The Palace of Versailles has hundreds of acres of gardens, and most of this land is designed in the formal, carefully landscaped French Garden style, with trimmed hedges, potted trees and sculpted grassy areas accompanied by dozens of sculptures, fountains and gravel paths. Typical of the French style, the Gardens of Versailles have a carefully planned and mostly symmetrical layout, perfected by King Louis XIV's landscape architect, André Le Nôtre.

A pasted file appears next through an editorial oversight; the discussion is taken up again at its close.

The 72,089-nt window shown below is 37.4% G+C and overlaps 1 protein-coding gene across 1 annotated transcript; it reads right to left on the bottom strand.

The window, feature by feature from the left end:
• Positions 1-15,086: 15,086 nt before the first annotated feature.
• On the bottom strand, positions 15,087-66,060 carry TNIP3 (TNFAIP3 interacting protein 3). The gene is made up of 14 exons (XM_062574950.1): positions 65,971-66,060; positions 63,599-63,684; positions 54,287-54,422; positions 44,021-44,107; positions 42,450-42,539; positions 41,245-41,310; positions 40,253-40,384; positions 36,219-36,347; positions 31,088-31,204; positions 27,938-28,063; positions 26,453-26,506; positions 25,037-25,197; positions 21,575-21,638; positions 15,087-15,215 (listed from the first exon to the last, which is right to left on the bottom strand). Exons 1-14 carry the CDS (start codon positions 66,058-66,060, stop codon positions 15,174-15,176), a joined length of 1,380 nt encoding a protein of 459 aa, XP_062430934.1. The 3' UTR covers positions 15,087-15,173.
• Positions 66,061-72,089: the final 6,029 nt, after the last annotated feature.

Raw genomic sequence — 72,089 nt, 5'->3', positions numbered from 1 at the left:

In addition to the formal French gardens, the outdoor spaces of the Palace of Versailles include natural forest lands and features such as Petit Trianon, a classical style building that Marie Antoinette used as an escape from the pressures of court life in the main palace. The gardens' fountains are a particularly iconic feature, and their 17th century creation constituted an impressive feat for that era. Topiaries, mazes and other hedges require constant upkeep, and the gardens are still maintained today by gardeners who plant hundreds of thousands of flowers every year.